This member of Rocks Off has never felt so proud of his city, especially after last night's Houston Press Music Awards showcase. He was wont to call it "his" city just a few years back, commuting back and forth into the Inner-Loop breach to review show after show from the suburbs down Highway 288. He had always felt that he perhaps wasn't quite getting what was going on, or that he just wasn't built for it. But Sunday, as we walked down the streets of downtown and saw roving bands walking down the street carrying amps and guitar cases that he fully felt that he was home. Musicians - our musicians - were everywhere, playing music influenced by the things we see every day. The city's good and bad sides, all of our intertwined social circles, even the regions oppressive heat have all helped create what it is Aftermath found himself ensconced in scarcely 12 hours ago. Our day started inside the cave-like depths of Isis, watching Born Liars belt out a shouty and gritty set in front of friends and fans. The band has been followed by KIAH Channel 39 this week, and there were television cameras coming uncomfortably close. Something tells us the footage won't do the boys justice, getting watered down by sallow TV editing and pseudo-MTV flair. Live and on delicious vinyl, then Liars are a tight and dirty group. After a quick smoke and gossip break outside with the likes of Beau and Josh from the Homopolice and Best Bassist nominee Nick Gaitan, we stepped back into the frigid confines of Isis for Ryan Scroggins and the Trenchtown Texans. Scroggins has been a constant in music collection since his days with Los Skarnales. Plus, he works at the tattoo shop we get ink done at, so it's always strange to hear his Hammond organ live without the accompaniment of a tattoo gun's soothing buzz. A brief stop over at the VIP party at the Rice Lofts was a welcome respite from the street heat. We run pretty hot as it is, and the angry weather didn't help. (We apologize now if you slipped in our sweat.) At one point we looked around the balcony at the Lofts and realized that pretty much every major scene in Houston was standing around in one way or the other. Houston noise, indie-pop and hip-hop could be seen dragging on smokes and drinking the free booze. We remarked out loud that if the balcony were to collapse and kill us all, Houston would be a pretty quiet place. Of all the hallmarks of Houston music, none is getting to be more iconic and unique as seeing Michael LaCour, a.k.a. B L A C K I E, screaming over his industrial beats and throwing himself into the assembled throngs like a one-man mosh pit. His show at Dean's Credit Clothing found him climbing his amps and jumping onto the venue's bar as if it were an inviting skyscraper ledge. With each show we see, the man seems to get more frantic and feral. It's always endearing to see LaCour out in town smiling and drinking, away from his visceral stage show. Some real Clark Kent/Superman-style shit going on. In our mind, no one is keeping the spirit of metal alive as much as Metavenge. The young lads, not even of legal drinking age, look like a gang of wild children, with hellacious manes of hair and menacing fret work. Hiiting the stage at Dean's just right after B L A C K I E, Metavenge brought to mind the days when Public Enemy and Anthrax shared a festival stage. Comparing the Metavenge boys toKill 'Em All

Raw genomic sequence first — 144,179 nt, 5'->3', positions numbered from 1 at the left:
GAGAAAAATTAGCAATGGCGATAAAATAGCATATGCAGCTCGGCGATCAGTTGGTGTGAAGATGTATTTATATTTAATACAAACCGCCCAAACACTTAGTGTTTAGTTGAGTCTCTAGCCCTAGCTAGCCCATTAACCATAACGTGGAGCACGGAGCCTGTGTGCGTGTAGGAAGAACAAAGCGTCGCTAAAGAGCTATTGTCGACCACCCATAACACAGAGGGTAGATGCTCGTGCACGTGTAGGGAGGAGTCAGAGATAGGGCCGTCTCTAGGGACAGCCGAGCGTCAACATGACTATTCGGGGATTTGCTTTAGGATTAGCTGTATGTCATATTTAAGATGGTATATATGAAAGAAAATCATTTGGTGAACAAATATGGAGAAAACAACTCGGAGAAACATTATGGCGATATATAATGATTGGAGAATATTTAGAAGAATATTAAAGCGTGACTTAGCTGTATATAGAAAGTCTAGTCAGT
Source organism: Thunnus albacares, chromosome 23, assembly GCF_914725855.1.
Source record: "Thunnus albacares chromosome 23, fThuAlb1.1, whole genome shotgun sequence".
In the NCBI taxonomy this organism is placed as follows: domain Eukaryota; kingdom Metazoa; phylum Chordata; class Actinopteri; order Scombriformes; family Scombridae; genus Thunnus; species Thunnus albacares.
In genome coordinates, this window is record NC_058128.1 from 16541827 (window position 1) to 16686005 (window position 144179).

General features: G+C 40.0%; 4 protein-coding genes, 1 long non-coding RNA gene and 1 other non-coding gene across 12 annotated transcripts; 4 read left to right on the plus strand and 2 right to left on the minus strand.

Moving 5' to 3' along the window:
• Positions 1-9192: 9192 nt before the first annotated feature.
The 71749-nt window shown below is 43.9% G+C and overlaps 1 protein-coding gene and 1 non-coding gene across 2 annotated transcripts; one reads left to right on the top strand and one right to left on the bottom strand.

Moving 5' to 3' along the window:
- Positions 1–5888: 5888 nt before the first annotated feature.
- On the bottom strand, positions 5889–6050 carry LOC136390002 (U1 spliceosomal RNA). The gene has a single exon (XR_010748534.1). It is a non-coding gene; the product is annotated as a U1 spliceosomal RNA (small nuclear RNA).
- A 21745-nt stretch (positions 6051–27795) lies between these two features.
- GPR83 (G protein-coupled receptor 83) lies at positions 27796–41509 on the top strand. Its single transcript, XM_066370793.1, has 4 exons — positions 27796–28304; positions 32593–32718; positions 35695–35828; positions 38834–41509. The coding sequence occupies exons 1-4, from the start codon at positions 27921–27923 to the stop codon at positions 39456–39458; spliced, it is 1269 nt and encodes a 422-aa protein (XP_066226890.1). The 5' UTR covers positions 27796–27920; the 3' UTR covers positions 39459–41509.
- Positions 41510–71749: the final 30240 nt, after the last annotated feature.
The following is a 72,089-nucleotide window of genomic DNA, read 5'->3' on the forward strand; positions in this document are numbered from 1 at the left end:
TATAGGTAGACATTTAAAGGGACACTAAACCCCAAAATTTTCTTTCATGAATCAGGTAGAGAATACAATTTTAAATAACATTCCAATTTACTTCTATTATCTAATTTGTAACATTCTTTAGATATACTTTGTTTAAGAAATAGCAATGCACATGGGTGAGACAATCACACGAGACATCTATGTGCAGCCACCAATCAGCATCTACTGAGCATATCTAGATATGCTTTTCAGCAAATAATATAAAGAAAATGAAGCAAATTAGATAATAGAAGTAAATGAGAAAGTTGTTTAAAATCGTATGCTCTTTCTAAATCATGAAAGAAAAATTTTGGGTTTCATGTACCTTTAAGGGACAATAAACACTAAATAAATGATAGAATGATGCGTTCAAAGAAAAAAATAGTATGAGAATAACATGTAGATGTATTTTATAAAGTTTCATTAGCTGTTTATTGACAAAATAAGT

-era Metallica is starting to seem like trivial shorthand. They are honestly coming into their own, and with each show the voices are getting huskier and the guitars more ferocious. Rumor around the venue was that RCA Records was sniffing around the boys for an imminent signing. This news, along with the scuttlebutt about B L A C K I E being in contact with Vice Records, should make this next year quite the adventure. Buxton closed down Isis with a sweaty and pearl-snapped set, easily one of the nights most sought after events. At one point we spied from our perch on the stairs, members of most every indie band in town jumping along to the La Porte band's galloping Americana. Buxton truly is a band's band, drawing in most every other musician in town. The show ended with a huddled-up singalong that somehow featured the owner of Little Big's Bryan Caswell in the mix with some Tontons, Young Mammals and News On The Marchers. It was one of those moments we'll be talking about in ten years when Buxton is headliningAustin City Limits
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. As Aftermath walked to our car, we mused out loud that nights like this give us hope for a downtown music scene, where there is real life going on during the day, and bands blowing out our eardrums at night. We love the 'Trose and the surrounding neighborhoods as much as ever, but live music set inside our massive skyline would be beautiful. Driving home, we were overjoyed with a new hope we got just by looking at everyone united and supporting each other's boutique sounds, and we were even more excited over the prospect of waking up the next day to keep doing our part to support the scene, be they leather-clad, indie-swooning or hip-hopping.